You might just see behind the pot a milk bottle filled with water. This is my new polyhouse experiment for this year. Following on from a suggestion of Lolo Houbein (the author of One Magic Square) I’m placing water-filled bottles around the base of the polyhouse walls to provide some extra insulation for the over-wintering plants. While the polyhouse does stay several degrees above the outside temperature. The plastic walls don’t stop the temperature from dropping below zero on really cold nights. The theory is that the water-filled bottles will build up and retain some heat, which should benefit the plants at night. I suspect that I might need a whole wall of bottles to be really effective, but its worth a try!
Try as I might I can’t find the photo of the pardalotes that took up residency in our compost heap at the start of spring. What I can show you is the picture of their nest, now that they have moved out of it.
TB has obviously been watching too much Time Team as he ‘sectioned’ the compost heap so I could clearly see the nest (no doubt he’ll be sinking sondages next looking for Roman pottery).
If you are having trouble following their construction method here is a tarted-up version …
The birds dug an entrance hole in the side of the compost heap and proceeded to dig a tunnel some 30cms into the centre of the heap. here they dug out an oval chamber and in the chamber they built their nest. Every so often they had to do some more digging as the compost heap slowly sank down over summer.
Here in my hand is the nest itself, which seems pretty standard as nests go.
I thought they might have just lined the cavity and sort of burrowed into its centre to lay their eggs, but I clearly got that bit wrong. The nest seems to be mainly constructed out of the coir fibre from an old hanging basket liner that we left out for all the garden birds to use. We never did see any hatchlings but these little birds were so swift in and out of their burrow that it was hard to see just who was coming and going. As the birds had occupied the nest until about a month ago they certainly had the time to raise several sets of young. Apart from limiting our access to that particular pile of compost it was really rather special to have our our pair of pardalotes in the garden.
Its taken awhile but this week I’ve finally had a go at hand grinding my own corn. If you remember I’ve been trying to track down a grinder so I can turn our corn into polenta and other useful products. To date all I had been able to find was unbelievably expensive grinders only available from overseas. Our luck changed last month when we were at the Sunday market at Bairnsdale. There, lurking amongst the old hand mincers, TB spotted a hand cranked grain mill. It was not cheap, but as it was all intact and appeared to be in working condition we were willing to take the chance.
Since then the grinder has languished while we dealt with our self-inflicted apple glut. I finally got the grinder set it up this week and gave it a go. Wow it actually works!
The initial effort to break the dried corn kernels is definitely the hardest part of the exercise and I’m quickly convinced that I would be able to eliminate all upper body exercises from my gym program if I took this up on a regular basis!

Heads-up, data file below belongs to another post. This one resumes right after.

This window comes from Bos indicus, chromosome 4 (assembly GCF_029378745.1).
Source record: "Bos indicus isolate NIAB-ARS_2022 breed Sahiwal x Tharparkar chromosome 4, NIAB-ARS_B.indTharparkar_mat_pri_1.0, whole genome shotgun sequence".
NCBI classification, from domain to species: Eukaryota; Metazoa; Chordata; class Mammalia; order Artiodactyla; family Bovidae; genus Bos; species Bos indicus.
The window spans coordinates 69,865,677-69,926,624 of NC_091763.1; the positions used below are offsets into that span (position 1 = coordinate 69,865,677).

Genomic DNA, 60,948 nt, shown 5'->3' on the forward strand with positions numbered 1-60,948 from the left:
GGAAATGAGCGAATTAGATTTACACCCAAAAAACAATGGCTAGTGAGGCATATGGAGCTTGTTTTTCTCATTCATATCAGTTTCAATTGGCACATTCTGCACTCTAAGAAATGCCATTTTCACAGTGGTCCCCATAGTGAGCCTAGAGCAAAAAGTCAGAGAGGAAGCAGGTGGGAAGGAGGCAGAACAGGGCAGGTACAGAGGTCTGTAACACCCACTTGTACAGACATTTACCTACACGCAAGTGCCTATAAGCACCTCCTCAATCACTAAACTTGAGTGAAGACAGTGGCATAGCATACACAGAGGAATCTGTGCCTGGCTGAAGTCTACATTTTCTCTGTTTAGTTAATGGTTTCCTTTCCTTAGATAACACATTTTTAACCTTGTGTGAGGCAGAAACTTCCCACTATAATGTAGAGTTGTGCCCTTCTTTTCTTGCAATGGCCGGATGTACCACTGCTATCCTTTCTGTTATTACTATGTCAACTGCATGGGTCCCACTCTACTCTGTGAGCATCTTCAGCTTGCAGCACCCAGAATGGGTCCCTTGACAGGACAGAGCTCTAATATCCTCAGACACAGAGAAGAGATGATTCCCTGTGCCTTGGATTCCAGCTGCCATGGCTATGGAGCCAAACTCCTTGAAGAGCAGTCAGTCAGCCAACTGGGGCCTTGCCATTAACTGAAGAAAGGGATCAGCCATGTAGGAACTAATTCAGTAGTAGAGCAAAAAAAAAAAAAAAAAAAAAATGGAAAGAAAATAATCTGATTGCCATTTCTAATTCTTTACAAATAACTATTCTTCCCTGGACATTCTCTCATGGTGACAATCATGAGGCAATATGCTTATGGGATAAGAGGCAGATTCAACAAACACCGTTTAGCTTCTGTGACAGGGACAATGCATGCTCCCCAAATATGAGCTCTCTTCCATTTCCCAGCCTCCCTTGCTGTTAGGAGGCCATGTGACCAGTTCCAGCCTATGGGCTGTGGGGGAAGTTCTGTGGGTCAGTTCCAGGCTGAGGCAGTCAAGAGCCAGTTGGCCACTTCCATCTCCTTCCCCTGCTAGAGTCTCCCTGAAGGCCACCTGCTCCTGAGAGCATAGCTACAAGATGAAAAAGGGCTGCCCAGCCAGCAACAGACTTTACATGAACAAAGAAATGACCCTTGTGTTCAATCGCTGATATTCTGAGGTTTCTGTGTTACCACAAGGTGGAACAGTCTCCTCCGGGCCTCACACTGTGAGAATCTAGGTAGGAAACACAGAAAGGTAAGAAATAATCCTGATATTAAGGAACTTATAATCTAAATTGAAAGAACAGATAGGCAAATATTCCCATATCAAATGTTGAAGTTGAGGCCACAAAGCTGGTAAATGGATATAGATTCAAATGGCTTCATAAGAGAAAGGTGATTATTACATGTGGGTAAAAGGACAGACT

Anyway, the job needs to be done in stages. Each time the corn is passed through the mill the space between the grinders is closed and a finer grain results.The best thing is that each successive grind is easier to do than the one before. It took me four grinds to get to a nice size suitable for polenta and I gave the corn an additional run through as I was wanting a fine grain to make polenta & apple muffins. I was pleased to get just under two cups of polenta from two cobs of corn with virtually no wastage.
I’m also sure that once I get the grinder fixed to a really solid surface the whole process will be easier. I came to this conclusion after I noticed the slots which allow the grinder to be bolted to a bench! Believe me you don’t want to try this exercise with your grinder clamped to a flimsy table.
I used dried cobs from last years harvest. I’m not sure how good the quality of this years corn will be as those cobs we’ve left to dry seem to have been infested with some type of aphid. Next up my blue corn – watch this space.
We took a break from all the bottling last Sunday and headed out to the Open Garden Scheme’s Annual Plant Fair, which this year was held at Bellevale near Yass.
The property certainly lives up to its name as it is situated on a hill with great views out to that big mountain next to the Hume Highway
yes that one, (can anyone tell me the name of the mountain?), and out to lots of other very beautiful rural scenes.
The current owners, the Abbey family, bought the property in 2007, from the descendants of the original family that bought the property in 1834. The new owners have been working to renovate the existing gardens, which will be quite a challenge as there are 2 acres of them! The work so far has included re-placing, as necessary, some of the old roses in the formal rose garden.
This roses are protected by a photinia hedge which, while not a personal favourite of mine, certainly forms an attractive windbreak for this part of the garden. The hedge is also enhanced by features such as this lovely wrought-iron gate the pattern of which was rather marred by the whoever stuck the sign on it.